DC Office Landlords Want City’s Help for Distressed Office Market


Some of Washington, D.C.’s most notable office landlords have reached out to city officials requesting intervention in the District’s distressed office market, given the risks it could pose to the fiscal health of both the market and Washington as a whole. 

In a letter sent by the Federal City Council to Glen Lee, D.C.’s new chief financial officer, the economic development group asked that Lee’s office better explain how it is accounting for the level of distress facing the city’s office market, particularly since the latest D.C. budget included increased tax rates for commercial properties.

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Companies that signed the letter include Hines, Boston Properties (BXP), Brookfield (BN), Trammell Crow, JBG Smith (JBGS), Carr Properties, PRP, Akridge and Hoffman & Associates.

In particular, the letter asks for more clarity on how the District determines key variables like cap rates for office buildings, and how it takes into account sales of distressed properties.

While the letter doesn’t criticize District officials, it does unequivocally show the companies involved worry that D.C. policymakers don’t fully understand how distressed the office market really is, and it urges officials to meet with them to address the impending budget gap. 

The letter states that the office market in downtown D.C. is experiencing significant setbacks resulting from the dramatic and persistent decline in commuter activity combined with the uptick in remote work. 

“To be clear, the years leading up to the pandemic saw deteriorating conditions in the D.C. office market,” the letter states. “The pandemic and work from home have further eroded fundamentals, and all indicators of the health of the District’s office market point to increased systemic risk and distress.”

Citing vacancy rates, the letter points out that, of the 733 large office buildings in the District with a heavy office presence, 137 are now more than 25 percent vacant. Overall, the office vacancy rate in the Central Business District is at 20.3 percent, an increase from 10.6 percent in the last quarter of 2019. Sinking office demand is something being experienced across the nation.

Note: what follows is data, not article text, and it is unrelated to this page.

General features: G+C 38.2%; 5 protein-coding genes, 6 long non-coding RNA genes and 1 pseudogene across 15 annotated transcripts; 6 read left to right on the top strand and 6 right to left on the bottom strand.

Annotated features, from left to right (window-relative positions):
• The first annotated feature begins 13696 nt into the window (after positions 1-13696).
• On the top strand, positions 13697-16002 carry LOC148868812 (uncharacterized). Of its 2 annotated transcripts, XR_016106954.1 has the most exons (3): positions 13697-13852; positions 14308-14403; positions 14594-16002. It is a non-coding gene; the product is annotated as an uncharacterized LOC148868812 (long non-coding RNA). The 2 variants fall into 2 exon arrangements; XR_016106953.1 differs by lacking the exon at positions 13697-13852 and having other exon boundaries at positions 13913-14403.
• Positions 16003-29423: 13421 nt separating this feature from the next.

The letter also points to lackluster leasing activity, noting private companies and the federal government have both pulled back recently. The year-to-date net absorption in the CBD and East End submarkets was -174,763 square feet and -391,485, respectively.

Additionally, there have been very few sales in 2022, which the letter notes is a “troubling sign,” and it’s expected that there will be more frequent distressed sales. And while some sales involve office-to-residential conversions, which is good news for Downtown, it’s bad news for office market valuations, the letter reads.

“D.C. is doing many promising things to bring energy and vitality back Downtown, like pursuing office-to-residential conversions and redoubling its tourism promotion efforts,” Kevin Clinton, chief program officer for the Federal City Council, told Commercial Observer. “Ultimately, we think that the future of downtown is going to have a greater mix of uses, and office, residential, arts, entertainment and parks will all be part of the solution.” 

So, even as many companies pursue telework more, there’s a need to focus on corporate attraction for those companies that do want to be in dynamic places, to replace some businesses who downsize or vacate their space. 

“Our interest in this matter is not about being overtaxed,” the letter states. “We are primarily concerned about the future fiscal health of the city. For every decline of $100 million in commercial property tax assessments, annual property tax revenue falls by $2 million. It is vitally important for city officials to fully comprehend the difficult environment commercial office buildings are operating under and the risks to the future tax revenue.”

Paul C. Dougherty, president of PRP, told CO it’s important to look at how the D.C. market has arrived at its current situation. Part of it has been through tenants resizing over the last cycle combined with a rise in those working from home, he said.

“A lot of this started before the COVID period — probably five to 10 years ago — but at the same time, we were introducing new markets into D.C., such as the ballpark, waterfront and Mount Vernon Square,” Dougherty said. “People were flocking to newer product, and those markets filled with older product — like the CBD and the East End — have suffered.”

But beyond that, the city has had a hard time attracting new corporations and has lost a lot of companies, he added, and the pandemic just added to these problems. 

“What we said to Glen Lee is we want you to do very well, but this budget is proposing a lot of blue skies and good news revenues that we don’t think are going to be there,” Dougherty said. “The letter was written to say, ‘Look, you need to step back and look at what’s happening, and you need to provide for what we think is going to be an extended down period in downtown office. You need to be conservative in how you look at things.’”

Keith Loria can be reached at Kloria@commercialobserver.com.